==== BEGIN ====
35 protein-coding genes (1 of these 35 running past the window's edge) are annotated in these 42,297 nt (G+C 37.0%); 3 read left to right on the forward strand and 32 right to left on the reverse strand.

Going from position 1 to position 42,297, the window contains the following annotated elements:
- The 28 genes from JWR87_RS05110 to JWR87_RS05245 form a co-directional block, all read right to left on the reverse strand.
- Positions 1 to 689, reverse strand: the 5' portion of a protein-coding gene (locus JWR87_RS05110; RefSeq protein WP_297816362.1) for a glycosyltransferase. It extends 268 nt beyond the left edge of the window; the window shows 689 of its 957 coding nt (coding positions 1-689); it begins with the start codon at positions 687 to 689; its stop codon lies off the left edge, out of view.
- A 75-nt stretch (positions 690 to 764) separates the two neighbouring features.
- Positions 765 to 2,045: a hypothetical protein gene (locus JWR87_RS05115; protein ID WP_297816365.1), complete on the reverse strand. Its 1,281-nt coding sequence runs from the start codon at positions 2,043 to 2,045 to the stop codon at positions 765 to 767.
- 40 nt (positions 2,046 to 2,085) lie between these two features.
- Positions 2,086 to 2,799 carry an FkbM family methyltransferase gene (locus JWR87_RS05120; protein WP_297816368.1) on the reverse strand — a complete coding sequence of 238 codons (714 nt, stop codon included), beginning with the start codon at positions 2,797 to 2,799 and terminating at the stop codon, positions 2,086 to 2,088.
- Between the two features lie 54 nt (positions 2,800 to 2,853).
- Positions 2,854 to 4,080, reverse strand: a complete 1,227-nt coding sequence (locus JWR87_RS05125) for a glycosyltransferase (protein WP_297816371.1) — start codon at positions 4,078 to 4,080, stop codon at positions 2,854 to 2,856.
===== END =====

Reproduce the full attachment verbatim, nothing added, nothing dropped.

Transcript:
35 protein-coding genes (1 of these 35 running past the window's edge) are annotated in these 42,297 nt (G+C 37.0%); 3 read left to right on the forward strand and 32 right to left on the reverse strand.

Going from position 1 to position 42,297, the window contains the following annotated elements:
- The 28 genes from JWR87_RS05110 to JWR87_RS05245 form a co-directional block, all read right to left on the reverse strand.
- Positions 1 to 689, reverse strand: the 5' portion of a protein-coding gene (locus JWR87_RS05110; RefSeq protein WP_297816362.1) for a glycosyltransferase. It extends 268 nt beyond the left edge of the window; the window shows 689 of its 957 coding nt (coding positions 1-689); it begins with the start codon at positions 687 to 689; its stop codon lies off the left edge, out of view.
- A 75-nt stretch (positions 690 to 764) separates the two neighbouring features.
- Positions 765 to 2,045: a hypothetical protein gene (locus JWR87_RS05115; protein ID WP_297816365.1), complete on the reverse strand. Its 1,281-nt coding sequence runs from the start codon at positions 2,043 to 2,045 to the stop codon at positions 765 to 767.
- 40 nt (positions 2,046 to 2,085) lie between these two features.
- Positions 2,086 to 2,799 carry an FkbM family methyltransferase gene (locus JWR87_RS05120; protein WP_297816368.1) on the reverse strand — a complete coding sequence of 238 codons (714 nt, stop codon included), beginning with the start codon at positions 2,797 to 2,799 and terminating at the stop codon, positions 2,086 to 2,088.
- Between the two features lie 54 nt (positions 2,800 to 2,853).
- Positions 2,854 to 4,080, reverse strand: a complete 1,227-nt coding sequence (locus JWR87_RS05125) for a glycosyltransferase (protein WP_297816371.1) — start codon at positions 4,078 to 4,080, stop codon at positions 2,854 to 2,856.